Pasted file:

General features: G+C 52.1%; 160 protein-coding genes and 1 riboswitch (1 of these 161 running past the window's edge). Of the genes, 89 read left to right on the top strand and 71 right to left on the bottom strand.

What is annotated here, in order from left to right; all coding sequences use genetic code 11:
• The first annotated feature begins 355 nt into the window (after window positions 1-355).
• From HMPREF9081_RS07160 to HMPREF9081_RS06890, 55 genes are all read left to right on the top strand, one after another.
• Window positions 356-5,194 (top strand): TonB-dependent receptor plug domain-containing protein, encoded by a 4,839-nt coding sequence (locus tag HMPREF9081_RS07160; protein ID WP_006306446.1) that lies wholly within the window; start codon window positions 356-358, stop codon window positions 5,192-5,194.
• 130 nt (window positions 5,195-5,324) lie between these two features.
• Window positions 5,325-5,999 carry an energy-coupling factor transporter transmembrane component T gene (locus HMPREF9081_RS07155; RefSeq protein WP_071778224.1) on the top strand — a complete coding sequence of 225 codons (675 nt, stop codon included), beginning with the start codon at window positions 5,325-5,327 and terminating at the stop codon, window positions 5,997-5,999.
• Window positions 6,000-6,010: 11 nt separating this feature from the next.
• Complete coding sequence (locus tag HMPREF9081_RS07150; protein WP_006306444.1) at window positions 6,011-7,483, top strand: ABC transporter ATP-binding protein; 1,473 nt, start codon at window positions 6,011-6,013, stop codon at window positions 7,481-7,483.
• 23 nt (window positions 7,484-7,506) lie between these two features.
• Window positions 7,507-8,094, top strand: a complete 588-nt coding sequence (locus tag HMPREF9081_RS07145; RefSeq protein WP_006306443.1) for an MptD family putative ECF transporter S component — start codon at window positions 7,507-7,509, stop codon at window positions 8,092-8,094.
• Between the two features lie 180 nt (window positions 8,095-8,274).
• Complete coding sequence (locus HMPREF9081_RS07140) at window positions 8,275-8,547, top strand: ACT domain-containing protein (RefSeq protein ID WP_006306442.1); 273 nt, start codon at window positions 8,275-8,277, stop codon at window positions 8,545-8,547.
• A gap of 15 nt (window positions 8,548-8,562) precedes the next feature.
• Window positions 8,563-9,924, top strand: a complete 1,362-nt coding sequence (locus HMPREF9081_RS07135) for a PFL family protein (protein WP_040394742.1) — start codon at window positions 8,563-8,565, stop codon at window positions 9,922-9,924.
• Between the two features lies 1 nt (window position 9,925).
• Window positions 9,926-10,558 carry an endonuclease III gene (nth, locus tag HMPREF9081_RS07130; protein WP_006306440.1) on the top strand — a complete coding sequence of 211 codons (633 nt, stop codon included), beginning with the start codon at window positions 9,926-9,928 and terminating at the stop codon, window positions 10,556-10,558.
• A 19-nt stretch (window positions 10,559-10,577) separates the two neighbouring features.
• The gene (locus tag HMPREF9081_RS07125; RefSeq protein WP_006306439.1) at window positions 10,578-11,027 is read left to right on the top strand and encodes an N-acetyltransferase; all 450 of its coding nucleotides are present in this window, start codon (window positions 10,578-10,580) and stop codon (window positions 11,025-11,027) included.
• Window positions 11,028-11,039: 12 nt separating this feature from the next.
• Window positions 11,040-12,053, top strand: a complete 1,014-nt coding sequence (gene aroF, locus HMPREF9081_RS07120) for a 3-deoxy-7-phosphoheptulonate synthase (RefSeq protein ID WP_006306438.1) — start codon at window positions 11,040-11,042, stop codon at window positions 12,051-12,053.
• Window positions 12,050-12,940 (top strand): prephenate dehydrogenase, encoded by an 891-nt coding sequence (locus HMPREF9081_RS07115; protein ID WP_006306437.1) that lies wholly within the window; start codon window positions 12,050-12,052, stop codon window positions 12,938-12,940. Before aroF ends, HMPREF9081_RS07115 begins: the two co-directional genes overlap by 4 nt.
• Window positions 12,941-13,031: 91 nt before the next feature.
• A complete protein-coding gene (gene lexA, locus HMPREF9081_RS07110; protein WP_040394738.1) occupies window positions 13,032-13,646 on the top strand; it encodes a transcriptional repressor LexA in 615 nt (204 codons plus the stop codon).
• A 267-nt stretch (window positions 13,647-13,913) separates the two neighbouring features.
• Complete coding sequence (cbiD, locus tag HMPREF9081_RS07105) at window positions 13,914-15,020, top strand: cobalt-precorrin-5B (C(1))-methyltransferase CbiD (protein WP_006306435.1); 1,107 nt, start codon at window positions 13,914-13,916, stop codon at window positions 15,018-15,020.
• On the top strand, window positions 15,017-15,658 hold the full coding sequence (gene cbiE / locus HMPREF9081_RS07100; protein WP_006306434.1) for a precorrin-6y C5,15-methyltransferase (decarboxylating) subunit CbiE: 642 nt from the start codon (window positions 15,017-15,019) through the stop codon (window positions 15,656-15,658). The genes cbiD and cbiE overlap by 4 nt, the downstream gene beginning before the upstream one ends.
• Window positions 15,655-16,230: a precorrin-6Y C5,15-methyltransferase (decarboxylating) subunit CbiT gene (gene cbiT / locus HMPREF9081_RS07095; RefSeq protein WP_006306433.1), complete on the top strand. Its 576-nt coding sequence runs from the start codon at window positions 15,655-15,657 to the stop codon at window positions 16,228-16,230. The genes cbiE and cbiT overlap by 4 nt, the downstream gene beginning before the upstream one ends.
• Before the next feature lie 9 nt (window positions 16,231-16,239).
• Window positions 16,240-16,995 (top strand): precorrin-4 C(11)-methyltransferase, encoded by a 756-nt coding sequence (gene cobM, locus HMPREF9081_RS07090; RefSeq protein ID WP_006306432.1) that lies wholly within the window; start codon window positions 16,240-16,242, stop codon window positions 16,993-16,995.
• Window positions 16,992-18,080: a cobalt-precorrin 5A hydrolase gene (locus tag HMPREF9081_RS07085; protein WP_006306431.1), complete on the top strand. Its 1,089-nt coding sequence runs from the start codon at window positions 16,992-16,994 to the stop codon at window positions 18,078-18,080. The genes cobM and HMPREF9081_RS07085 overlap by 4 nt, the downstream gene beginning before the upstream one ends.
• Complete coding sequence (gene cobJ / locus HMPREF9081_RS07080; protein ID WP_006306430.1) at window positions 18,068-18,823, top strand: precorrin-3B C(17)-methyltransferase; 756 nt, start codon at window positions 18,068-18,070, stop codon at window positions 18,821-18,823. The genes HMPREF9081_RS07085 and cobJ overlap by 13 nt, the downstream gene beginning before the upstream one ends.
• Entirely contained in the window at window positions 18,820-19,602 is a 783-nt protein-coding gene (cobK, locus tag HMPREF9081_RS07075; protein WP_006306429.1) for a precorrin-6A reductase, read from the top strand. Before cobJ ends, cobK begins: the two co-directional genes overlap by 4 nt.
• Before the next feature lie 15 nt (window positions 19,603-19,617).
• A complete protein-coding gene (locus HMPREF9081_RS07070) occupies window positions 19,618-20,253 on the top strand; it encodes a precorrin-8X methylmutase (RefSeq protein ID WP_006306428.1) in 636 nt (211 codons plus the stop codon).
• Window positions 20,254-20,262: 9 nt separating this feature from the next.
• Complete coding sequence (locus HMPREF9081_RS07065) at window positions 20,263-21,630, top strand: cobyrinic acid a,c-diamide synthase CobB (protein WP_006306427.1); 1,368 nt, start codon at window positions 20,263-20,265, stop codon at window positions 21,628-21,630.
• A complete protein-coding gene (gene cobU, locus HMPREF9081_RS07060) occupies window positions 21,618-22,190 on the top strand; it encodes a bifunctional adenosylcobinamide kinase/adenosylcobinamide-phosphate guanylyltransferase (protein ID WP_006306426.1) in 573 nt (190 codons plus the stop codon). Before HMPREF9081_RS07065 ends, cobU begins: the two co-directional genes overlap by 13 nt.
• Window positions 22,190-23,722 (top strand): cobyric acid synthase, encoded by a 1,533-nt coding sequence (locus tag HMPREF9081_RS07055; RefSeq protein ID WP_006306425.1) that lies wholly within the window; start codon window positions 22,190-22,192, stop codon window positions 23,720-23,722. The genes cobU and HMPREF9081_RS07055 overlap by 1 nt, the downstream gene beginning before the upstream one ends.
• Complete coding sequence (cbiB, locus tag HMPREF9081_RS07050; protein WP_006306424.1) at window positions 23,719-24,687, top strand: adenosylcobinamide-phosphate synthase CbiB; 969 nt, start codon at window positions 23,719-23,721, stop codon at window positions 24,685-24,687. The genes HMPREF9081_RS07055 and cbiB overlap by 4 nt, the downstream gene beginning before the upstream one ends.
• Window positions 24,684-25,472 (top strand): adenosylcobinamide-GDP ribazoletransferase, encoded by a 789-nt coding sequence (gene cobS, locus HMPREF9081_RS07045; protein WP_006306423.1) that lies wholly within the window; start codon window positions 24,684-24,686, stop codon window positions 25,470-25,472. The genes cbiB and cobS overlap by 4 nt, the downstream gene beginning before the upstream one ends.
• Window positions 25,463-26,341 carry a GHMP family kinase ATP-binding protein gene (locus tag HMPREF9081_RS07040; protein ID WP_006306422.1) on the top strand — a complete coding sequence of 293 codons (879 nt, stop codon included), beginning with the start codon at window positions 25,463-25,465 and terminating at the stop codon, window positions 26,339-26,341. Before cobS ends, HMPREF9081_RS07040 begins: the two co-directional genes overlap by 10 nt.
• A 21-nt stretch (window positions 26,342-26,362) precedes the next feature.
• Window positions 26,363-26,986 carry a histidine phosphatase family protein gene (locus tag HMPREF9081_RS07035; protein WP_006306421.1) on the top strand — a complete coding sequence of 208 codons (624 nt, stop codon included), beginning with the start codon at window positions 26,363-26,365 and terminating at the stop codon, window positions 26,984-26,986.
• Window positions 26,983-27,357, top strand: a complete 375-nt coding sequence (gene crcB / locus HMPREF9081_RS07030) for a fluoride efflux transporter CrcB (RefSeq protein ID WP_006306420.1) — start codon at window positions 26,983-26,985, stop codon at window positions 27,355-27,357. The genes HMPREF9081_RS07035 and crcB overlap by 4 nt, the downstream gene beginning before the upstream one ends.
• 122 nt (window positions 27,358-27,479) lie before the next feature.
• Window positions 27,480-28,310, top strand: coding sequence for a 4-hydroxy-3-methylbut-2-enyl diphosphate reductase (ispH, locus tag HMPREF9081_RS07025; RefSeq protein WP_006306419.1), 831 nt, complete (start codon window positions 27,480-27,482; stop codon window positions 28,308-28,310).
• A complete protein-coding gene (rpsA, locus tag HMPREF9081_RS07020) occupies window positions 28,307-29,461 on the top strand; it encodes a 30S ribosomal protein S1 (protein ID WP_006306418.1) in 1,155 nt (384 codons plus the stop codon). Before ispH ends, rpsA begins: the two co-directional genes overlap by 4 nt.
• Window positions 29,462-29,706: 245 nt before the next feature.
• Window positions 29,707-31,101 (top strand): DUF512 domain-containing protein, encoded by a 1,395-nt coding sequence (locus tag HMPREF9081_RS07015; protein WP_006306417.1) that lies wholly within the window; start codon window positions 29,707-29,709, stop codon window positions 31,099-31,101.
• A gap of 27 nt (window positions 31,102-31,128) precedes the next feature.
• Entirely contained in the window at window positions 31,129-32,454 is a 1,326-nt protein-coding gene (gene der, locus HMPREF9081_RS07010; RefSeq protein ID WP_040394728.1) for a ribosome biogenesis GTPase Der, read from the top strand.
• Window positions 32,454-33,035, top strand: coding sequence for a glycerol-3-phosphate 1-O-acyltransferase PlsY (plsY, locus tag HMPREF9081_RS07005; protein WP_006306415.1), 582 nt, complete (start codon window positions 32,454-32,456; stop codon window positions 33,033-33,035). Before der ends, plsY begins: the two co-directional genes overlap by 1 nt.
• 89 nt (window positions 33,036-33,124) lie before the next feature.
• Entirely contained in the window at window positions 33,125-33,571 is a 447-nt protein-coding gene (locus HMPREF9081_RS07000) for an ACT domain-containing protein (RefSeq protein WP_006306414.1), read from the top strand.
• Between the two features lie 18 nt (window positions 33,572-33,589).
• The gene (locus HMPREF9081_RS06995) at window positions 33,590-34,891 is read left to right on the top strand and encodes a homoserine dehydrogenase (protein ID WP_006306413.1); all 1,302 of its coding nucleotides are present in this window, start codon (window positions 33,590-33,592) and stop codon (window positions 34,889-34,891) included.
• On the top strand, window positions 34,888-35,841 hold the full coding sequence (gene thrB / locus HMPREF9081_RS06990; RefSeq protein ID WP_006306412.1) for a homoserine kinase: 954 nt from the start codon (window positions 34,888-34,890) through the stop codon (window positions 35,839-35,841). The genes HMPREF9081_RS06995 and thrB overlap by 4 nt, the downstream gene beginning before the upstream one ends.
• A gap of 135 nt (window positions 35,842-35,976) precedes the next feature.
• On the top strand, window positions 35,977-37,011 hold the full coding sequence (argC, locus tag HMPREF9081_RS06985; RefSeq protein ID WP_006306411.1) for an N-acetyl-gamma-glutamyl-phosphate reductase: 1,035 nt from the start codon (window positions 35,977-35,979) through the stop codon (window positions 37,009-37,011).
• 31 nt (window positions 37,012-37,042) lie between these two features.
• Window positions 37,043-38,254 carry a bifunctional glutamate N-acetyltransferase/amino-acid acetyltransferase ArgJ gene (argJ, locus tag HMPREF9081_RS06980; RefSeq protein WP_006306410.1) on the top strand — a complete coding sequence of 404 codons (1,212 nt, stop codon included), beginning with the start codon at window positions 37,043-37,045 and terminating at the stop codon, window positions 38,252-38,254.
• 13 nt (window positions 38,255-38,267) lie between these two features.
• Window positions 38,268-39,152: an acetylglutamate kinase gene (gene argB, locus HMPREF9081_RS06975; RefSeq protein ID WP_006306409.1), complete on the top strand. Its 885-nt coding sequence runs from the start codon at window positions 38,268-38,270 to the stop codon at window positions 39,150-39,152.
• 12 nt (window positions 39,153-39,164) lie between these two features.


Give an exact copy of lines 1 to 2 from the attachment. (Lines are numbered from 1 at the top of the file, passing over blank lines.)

General features: G+C 52.1%; 160 protein-coding genes and 1 riboswitch (1 of these 161 running past the window's edge). Of the genes, 89 read left to right on the top strand and 71 right to left on the bottom strand.

What is annotated here, in order from left to right; all coding sequences use genetic code 11: